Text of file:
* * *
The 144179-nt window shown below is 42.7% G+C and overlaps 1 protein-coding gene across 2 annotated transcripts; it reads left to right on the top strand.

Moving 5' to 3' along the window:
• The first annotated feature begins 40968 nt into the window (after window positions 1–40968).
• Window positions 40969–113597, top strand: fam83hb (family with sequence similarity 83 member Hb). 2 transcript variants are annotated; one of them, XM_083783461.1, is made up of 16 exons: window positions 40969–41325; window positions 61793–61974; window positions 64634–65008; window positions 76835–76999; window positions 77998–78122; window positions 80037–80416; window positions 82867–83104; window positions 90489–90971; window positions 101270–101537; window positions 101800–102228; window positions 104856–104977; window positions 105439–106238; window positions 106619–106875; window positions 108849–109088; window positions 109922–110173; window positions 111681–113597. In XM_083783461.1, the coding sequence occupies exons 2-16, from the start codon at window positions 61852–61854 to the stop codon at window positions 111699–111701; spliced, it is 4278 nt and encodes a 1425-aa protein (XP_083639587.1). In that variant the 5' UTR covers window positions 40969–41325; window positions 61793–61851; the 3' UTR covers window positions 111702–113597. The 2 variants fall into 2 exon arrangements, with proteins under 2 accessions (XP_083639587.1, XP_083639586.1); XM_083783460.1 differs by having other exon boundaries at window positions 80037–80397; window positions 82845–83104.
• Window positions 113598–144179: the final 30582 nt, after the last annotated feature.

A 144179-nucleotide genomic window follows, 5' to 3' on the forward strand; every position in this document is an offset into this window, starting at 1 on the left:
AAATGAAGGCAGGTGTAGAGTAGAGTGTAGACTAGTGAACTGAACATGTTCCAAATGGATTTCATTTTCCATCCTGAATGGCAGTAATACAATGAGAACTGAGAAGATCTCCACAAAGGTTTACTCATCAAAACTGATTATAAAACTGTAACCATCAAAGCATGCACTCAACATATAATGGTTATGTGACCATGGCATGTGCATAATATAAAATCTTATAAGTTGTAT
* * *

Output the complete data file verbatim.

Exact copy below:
The 144179-nt window shown below is 42.7% G+C and overlaps 1 protein-coding gene across 2 annotated transcripts; it reads left to right on the top strand.

Moving 5' to 3' along the window:
• The first annotated feature begins 40968 nt into the window (after window positions 1–40968).
• Window positions 40969–113597, top strand: fam83hb (family with sequence similarity 83 member Hb). 2 transcript variants are annotated; one of them, XM_083783461.1, is made up of 16 exons: window positions 40969–41325; window positions 61793–61974; window positions 64634–65008; window positions 76835–76999; window positions 77998–78122; window positions 80037–80416; window positions 82867–83104; window positions 90489–90971; window positions 101270–101537; window positions 101800–102228; window positions 104856–104977; window positions 105439–106238; window positions 106619–106875; window positions 108849–109088; window positions 109922–110173; window positions 111681–113597. In XM_083783461.1, the coding sequence occupies exons 2-16, from the start codon at window positions 61852–61854 to the stop codon at window positions 111699–111701; spliced, it is 4278 nt and encodes a 1425-aa protein (XP_083639587.1). In that variant the 5' UTR covers window positions 40969–41325; window positions 61793–61851; the 3' UTR covers window positions 111702–113597. The 2 variants fall into 2 exon arrangements, with proteins under 2 accessions (XP_083639587.1, XP_083639586.1); XM_083783460.1 differs by having other exon boundaries at window positions 80037–80397; window positions 82845–83104.
• Window positions 113598–144179: the final 30582 nt, after the last annotated feature.

A 144179-nucleotide genomic window follows, 5' to 3' on the forward strand; every position in this document is an offset into this window, starting at 1 on the left:
AAATGAAGGCAGGTGTAGAGTAGAGTGTAGACTAGTGAACTGAACATGTTCCAAATGGATTTCATTTTCCATCCTGAATGGCAGTAATACAATGAGAACTGAGAAGATCTCCACAAAGGTTTACTCATCAAAACTGATTATAAAACTGTAACCATCAAAGCATGCACTCAACATATAATGGTTATGTGACCATGGCATGTGCATAATATAAAATCTTATAAGTTGTAT